Why are white Westerners describing themselves as “indigenous” peoples?

I protest the recent and expanding use of “indigenous” to describe white Western majority peoples, as Rick Darby used it innocently and in passing in another thread. Yes, in the simplest sense “indigenous” means “originating where it is found,” and therefore could, I suppose, be used to describe the British, since the white British population goes back to the Neolithic. But the word would not apply to white Americans, the earliest ancestors of whom came to this continent 400 years ago.

But there is a larger problem with “indigenous.” It doesn’t just mean native to a location. It also implies people in their original, undeveloped state. Traditionally, we never thought of a people in a developed society, with complex institutions and a national state, as “indigenous,” even if their ancestors had lived in that land for 10,000 years.

Further, indigenous is typically used by outside people who are studying or protecting some tribal group.

For majority whites to call themselves “indigenous” is exactly like whites asking for their “rights” under multiculturalism. It is an admission of surrender to multiculturalism, whites’ transformation of themselves into just another minority group needing protection, rather than being and asserting themselves as the leading and dominant people of our respective countries.

Western peoples thus gratuitously diminish and weaken themselves by referring to themselves as indigenous. As a self-description of white Westerners it is incorrect, unnecessary, demoralizing, and defeatist.

I intended to make these points a couple of weeks ago in an article I began drafting on Fjordman’s essay calling for “Western Indigenous People’s Rights,” but hadn’t gotten around to it yet.

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Rick Darby replies:

I take your point about “indigenous,” but I’m at sea trying to find another single word to characterize Americans whose ancestry in this country goes back at least several generations. We need an expression that doesn’t gratuitously insult recently nationalized Americans, whether we believe they should have been admitted or not. We don’t want to limit it to whites or people of Anglo-Saxon and Celtic ancestry, and certainly most Jews are indi—oops, are whatever the word is.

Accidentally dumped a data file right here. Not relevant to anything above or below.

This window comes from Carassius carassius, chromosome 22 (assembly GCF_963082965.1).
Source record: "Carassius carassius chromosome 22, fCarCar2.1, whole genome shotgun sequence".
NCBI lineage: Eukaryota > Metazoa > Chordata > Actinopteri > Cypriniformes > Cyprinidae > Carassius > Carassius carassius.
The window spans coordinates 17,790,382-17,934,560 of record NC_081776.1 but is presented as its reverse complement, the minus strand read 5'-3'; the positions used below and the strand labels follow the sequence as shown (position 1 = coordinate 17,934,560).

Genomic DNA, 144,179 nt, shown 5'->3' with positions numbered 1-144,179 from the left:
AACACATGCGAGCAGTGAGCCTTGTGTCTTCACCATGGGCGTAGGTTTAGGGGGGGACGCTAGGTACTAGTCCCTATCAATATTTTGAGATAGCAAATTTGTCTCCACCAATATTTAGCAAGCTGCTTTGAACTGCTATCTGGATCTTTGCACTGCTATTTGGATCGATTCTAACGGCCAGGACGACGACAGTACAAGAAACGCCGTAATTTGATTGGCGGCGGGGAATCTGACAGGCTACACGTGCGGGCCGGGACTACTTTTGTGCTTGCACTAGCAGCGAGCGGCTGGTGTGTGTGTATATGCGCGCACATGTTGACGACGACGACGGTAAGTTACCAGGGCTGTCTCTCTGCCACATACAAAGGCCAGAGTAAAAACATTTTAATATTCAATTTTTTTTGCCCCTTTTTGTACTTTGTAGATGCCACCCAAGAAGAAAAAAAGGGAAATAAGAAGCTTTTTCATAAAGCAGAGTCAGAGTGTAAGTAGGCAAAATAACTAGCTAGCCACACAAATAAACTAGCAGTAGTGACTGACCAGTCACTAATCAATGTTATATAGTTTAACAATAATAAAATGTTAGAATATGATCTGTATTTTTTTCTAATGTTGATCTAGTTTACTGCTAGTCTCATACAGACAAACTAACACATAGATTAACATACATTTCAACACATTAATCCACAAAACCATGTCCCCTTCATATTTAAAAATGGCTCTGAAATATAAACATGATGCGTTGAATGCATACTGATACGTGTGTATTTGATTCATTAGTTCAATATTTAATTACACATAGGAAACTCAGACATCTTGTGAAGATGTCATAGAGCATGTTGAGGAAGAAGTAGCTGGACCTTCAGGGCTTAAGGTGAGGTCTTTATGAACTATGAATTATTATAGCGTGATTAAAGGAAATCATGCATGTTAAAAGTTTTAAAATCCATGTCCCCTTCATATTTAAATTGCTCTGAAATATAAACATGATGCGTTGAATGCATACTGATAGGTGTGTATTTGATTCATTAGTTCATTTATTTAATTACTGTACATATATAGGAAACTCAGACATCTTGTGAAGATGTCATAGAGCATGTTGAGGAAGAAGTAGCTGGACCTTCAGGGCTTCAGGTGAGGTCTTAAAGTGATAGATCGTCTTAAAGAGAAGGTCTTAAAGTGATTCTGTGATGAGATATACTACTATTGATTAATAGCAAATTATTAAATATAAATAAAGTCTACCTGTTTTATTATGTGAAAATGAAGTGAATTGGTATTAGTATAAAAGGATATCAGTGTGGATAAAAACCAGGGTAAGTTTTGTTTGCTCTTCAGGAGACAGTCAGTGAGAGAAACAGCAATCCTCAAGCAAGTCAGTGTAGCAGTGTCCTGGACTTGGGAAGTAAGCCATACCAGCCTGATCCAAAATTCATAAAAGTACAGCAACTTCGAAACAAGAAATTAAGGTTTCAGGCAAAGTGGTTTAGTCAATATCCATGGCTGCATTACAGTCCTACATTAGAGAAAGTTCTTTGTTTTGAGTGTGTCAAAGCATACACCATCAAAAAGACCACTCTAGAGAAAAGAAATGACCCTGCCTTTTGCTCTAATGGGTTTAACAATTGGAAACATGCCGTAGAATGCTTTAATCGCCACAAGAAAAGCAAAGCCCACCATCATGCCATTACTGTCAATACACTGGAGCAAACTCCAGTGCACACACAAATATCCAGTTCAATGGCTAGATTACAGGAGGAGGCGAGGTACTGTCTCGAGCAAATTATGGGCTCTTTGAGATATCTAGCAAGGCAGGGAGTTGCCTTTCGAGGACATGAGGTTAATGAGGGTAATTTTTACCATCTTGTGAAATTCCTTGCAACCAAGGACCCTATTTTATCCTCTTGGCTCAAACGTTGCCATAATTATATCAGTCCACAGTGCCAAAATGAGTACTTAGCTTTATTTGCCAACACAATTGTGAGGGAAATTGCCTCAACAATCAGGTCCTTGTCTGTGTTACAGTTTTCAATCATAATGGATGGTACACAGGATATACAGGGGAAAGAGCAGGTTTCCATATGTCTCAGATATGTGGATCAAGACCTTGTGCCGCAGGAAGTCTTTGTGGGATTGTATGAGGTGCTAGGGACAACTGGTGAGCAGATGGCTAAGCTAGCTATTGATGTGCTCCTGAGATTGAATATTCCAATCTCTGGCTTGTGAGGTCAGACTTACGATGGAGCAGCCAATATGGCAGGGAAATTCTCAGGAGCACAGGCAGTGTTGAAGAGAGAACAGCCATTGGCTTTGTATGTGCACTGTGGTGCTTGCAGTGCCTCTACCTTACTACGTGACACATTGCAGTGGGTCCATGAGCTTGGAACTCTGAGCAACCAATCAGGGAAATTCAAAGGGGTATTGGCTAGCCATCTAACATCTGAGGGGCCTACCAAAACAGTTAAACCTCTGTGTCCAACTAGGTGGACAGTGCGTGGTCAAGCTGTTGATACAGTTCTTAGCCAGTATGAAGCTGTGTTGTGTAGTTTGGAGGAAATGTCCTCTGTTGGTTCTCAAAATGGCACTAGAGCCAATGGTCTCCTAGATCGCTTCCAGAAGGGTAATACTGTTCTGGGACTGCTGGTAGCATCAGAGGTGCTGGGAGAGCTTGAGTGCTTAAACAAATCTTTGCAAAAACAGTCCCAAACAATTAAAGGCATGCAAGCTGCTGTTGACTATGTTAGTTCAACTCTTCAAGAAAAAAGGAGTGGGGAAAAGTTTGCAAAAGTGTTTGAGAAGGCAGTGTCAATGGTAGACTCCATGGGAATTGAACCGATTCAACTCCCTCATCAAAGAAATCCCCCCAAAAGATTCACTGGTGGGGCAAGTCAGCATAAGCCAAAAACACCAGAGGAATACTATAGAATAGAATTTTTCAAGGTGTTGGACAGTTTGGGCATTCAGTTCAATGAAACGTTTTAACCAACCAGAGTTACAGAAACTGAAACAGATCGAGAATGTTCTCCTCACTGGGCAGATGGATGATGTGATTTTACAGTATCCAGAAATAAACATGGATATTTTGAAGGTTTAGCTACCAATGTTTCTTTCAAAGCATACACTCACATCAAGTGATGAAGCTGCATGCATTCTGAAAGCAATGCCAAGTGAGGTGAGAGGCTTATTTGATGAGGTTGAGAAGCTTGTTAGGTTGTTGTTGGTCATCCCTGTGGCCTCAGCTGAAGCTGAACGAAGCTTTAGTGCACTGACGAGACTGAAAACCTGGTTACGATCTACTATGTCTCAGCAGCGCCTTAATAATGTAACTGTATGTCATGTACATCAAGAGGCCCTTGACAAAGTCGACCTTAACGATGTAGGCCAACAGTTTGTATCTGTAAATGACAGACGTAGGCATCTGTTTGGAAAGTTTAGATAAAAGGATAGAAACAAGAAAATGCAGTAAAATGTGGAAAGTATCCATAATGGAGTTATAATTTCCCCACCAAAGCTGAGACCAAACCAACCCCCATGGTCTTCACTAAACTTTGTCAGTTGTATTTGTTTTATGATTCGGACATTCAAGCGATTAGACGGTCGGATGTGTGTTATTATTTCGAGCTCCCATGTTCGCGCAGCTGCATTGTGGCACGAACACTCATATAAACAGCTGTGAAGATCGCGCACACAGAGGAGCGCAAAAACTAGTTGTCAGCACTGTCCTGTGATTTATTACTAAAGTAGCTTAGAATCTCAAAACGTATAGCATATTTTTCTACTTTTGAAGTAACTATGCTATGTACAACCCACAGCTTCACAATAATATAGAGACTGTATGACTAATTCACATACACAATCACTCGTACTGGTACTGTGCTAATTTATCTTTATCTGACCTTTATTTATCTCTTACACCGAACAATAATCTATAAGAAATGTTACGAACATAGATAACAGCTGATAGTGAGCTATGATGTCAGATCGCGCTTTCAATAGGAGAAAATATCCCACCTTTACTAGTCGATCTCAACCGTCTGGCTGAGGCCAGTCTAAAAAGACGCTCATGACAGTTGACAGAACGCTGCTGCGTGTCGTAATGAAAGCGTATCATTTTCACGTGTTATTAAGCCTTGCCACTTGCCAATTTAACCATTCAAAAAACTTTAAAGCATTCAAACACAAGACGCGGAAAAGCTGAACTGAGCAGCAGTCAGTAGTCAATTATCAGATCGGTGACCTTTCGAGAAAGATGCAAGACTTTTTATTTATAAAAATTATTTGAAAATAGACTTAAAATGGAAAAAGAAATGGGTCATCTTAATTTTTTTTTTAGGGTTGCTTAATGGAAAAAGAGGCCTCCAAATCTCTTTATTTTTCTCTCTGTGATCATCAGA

Surely there is a distinction between people whose family history is connected with American history and culture (regardless of their personal politics) and others who are American mainly in the legal sense. So how can we refer to them without going into a complicated and tangential discussion each time the issue arises?

LA replies:

Well, how did we get by for the last 200 years without the word “indigenous”? Don’t you remember the expression “Old Stock American”? That’s infinitely better than “indigenous.” It implies founding people, not just “people on the land from time immemorial, living in tribal villages.”

And there are other appropriate and familiar expressions too, which will soon come to me.

Bill Carpenter writes:

“Historical peoples” is one expression you were searching for.

LA replies:


Isn’t it amazing that all of sudden, Westerners feel they have to refer to themselves by a term that was always used for native, tribal people?

Mr. Carpenter replies:

Quite disgraceful. The only modern Europeans I know of who can claim to be indigenous in the normal sense are the Basques.

LA replies:

The Brits seem to go out of their way to make themselves into nothing. They now even spell the the word “west,” as in “western civilization,” in lower case. They’re so wimpy they won’t even capitalize the name of their own civilization. Next they’ll be spelling Britain as “britain.”

It’s as though British understatement and desire not to be offensive, which used to be among their distinguishing virtues, have metastasized into a full blown desire for non-existence.

Mr. Carpenter replies:

Very sad, as they (and through them we) have most accomplished political history of all. All squandered now. Someone there needs to start blowing on the embers.

LA writes:

Over at Reflecting Light, I reply to a commenter who thinks I’m undermining the Brits by criticizing their fashionable description of themselves as “indigenous.”

Bill Carpener replies:

That is pathetic. Indigenous people are those discovered in a place by an explorer with superior mobility. The heirs of the British empire, the descendants of Norman, Saxon, Roman, and Celtic invaders, should not see themselves as indigenes.

LA replies:


Paul Mulshine of the Newark Star Ledger writes:

The word Rick Darby is looking for is “aboriginal,” which simply means “from the origin.” It is often incorrectly applied to just one set of aboriginal people, the Australians, but it was in fact used as a generic term that became specific.

By the way, among the PC crowd Down Under it’s considered unacceptable to call these people “Aborigines.” “Aboriginal” is now the preferred PC term.

And they of course abhor the slang term that appears in Rolf Harris’s song “Tie Me Kangaroo Down, Sport,” which is “Abbos.”

Posted by Lawrence Auster at July 02, 2008 04:04 PM | Send

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